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J Foot Ankle Surg. 2012 Sep-Oct;51(5):613-9. doi: 10.1053/j.jfas.2012.05.030. Epub 2012 Jul 11.

Extraosseous talotarsal stabilization devices: a new classification system.

Author information

1
Graham International Implant Institute, Macomb, MI, USA. MGraham@grahamiii.com

Abstract

Displacement of the articular facets of talus on the tarsal mechanism, or partial talotarsal dislocation, is a condition seen in children, adult, and geriatric populations. A characteristic of this pathologic condition is a prolonged period of and excessive amount of pronation (hyperpronation) on weightbearing. The ill effects of this condition may lead to a multitude of other foot pathologies and to pathologies associated with the proximal lower extremity musculoskeletal structures. A variety of conservative and operative treatment options have been used to eliminate or minimize hyperpronation. Extraosseous talotarsal stabilization (EOTTS) devices have been used to realign and stabilize the articular facets of the talus on the tarsal mechanism, thereby attempting to restore the normal range of hindfoot motion while eliminating hyperpronation. A multitude of such devices, which are intended for the same purpose, are available for the surgeon to choose from. However, there is no literature discussing the differences among these devices, or the benefits of one device over the other. Based on current understanding and available knowledge base, the goal of this article was to classify EOTTS devices based on their design features and biomechanical functioning. A theoretical description of how these different types of devices function is laid out in an attempt to understand the reason for their success or failure. This new classification system is intended to help researchers and surgeons appreciate the subtle yet important differences among these devices, and to thus help them design future research studies when using these devices.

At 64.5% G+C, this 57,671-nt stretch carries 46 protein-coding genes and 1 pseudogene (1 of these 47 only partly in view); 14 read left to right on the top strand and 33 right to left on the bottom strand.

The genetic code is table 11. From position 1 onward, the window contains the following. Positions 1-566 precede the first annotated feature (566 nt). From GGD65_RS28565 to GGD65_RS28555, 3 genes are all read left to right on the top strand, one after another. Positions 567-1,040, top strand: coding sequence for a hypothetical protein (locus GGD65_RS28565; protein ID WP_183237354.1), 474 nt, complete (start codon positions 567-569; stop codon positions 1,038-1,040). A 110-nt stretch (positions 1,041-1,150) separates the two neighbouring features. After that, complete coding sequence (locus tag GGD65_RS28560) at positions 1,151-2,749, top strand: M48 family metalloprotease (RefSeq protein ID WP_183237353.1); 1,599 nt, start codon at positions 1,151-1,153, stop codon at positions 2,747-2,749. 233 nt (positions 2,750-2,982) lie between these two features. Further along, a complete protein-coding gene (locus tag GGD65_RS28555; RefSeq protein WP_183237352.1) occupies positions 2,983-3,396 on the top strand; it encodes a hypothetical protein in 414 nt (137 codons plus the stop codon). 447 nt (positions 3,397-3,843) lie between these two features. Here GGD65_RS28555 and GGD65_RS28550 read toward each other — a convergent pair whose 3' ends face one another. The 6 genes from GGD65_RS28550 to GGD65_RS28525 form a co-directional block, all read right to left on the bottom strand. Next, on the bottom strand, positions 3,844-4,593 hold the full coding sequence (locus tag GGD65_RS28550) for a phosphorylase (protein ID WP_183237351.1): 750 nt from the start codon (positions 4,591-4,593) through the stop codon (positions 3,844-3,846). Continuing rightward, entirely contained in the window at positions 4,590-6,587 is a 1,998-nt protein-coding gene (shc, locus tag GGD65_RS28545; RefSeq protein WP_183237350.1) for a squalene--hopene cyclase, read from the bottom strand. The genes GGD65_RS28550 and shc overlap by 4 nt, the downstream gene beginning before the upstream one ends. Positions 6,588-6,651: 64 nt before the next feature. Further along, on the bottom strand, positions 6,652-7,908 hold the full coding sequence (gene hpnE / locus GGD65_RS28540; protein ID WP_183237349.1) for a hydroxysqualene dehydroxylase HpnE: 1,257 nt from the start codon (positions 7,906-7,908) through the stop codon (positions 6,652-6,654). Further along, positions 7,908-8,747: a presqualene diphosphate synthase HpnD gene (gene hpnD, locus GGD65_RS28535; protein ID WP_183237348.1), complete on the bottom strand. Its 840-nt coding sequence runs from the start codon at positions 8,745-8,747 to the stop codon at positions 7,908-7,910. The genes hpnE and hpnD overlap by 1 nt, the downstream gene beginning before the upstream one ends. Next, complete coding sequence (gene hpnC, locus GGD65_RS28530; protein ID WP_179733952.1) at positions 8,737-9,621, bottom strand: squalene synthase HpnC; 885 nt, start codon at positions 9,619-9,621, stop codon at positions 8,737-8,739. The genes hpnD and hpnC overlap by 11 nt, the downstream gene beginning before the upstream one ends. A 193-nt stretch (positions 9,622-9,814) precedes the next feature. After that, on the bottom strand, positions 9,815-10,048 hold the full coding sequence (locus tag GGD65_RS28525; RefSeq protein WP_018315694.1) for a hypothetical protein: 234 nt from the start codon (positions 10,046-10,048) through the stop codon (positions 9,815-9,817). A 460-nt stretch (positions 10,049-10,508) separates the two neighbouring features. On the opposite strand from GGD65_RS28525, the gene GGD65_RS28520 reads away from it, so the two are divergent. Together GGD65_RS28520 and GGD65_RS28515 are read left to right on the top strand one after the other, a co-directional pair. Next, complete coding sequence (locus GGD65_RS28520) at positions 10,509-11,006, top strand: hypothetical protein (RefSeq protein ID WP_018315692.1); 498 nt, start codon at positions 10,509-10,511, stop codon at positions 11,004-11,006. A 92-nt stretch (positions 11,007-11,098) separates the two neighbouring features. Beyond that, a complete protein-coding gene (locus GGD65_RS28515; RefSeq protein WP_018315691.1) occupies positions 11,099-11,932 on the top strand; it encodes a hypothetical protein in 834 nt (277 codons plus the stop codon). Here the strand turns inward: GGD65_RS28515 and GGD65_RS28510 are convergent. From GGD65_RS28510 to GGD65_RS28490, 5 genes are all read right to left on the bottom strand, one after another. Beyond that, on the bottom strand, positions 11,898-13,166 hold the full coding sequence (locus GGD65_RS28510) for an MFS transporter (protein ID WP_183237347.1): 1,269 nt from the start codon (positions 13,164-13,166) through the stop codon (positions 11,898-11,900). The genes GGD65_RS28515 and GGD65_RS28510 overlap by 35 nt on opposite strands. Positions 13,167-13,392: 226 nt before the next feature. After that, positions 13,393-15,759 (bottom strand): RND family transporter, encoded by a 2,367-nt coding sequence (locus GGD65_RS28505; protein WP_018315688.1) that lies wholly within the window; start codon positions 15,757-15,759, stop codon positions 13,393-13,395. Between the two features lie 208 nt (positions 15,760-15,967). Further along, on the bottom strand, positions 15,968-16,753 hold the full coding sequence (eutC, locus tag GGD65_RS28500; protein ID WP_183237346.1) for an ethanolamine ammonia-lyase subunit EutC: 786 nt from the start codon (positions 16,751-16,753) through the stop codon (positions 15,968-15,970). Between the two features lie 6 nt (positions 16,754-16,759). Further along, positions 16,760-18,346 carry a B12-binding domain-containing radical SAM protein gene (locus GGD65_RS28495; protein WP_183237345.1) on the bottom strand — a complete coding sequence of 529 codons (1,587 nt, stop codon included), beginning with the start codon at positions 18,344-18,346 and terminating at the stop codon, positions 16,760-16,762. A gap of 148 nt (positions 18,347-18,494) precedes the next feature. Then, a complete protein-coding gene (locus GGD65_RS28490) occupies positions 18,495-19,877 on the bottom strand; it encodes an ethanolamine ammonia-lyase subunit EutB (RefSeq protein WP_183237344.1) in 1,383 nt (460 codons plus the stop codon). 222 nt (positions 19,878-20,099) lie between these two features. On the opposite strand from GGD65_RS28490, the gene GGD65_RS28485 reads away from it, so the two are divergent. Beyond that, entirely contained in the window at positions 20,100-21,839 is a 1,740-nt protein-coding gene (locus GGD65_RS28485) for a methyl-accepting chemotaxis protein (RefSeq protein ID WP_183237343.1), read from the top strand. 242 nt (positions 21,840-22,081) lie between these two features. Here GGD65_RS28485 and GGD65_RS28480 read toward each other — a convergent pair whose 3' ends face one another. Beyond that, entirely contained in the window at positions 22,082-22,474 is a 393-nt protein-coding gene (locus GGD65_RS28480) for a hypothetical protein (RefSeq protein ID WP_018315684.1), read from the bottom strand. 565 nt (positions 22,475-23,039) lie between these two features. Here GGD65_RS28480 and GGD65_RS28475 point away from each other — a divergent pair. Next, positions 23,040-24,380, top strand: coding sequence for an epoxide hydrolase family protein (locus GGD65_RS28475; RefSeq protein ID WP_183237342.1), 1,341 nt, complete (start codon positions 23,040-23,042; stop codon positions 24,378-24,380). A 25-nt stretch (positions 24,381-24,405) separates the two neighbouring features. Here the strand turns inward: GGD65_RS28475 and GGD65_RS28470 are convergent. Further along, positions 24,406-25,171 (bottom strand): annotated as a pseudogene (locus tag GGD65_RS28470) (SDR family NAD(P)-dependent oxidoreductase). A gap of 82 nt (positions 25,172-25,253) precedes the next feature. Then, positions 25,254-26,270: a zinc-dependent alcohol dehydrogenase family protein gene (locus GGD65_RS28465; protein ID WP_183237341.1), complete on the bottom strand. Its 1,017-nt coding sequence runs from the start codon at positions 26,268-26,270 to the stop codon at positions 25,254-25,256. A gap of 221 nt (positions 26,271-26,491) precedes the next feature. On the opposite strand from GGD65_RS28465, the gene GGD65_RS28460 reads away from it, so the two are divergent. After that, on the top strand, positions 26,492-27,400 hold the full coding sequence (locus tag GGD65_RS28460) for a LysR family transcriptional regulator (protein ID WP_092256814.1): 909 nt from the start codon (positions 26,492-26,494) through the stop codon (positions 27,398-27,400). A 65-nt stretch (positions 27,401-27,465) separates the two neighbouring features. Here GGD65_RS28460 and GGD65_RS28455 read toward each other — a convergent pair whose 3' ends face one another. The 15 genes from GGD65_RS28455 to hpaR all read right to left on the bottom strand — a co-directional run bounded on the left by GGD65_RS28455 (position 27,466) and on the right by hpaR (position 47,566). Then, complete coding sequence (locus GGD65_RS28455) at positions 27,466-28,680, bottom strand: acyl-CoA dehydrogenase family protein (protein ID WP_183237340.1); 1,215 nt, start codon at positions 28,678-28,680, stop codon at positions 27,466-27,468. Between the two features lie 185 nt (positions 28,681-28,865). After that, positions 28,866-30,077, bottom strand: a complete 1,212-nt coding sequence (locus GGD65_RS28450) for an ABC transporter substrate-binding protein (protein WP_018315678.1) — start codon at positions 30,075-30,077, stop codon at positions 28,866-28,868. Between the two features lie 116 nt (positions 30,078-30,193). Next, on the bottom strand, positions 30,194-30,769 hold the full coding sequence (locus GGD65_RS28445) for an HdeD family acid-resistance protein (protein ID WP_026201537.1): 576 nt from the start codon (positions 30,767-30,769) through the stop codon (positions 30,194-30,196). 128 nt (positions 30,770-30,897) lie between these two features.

Comment in

PMID:
22789481
DOI:
10.1053/j.jfas.2012.05.030
[Indexed for MEDLINE]

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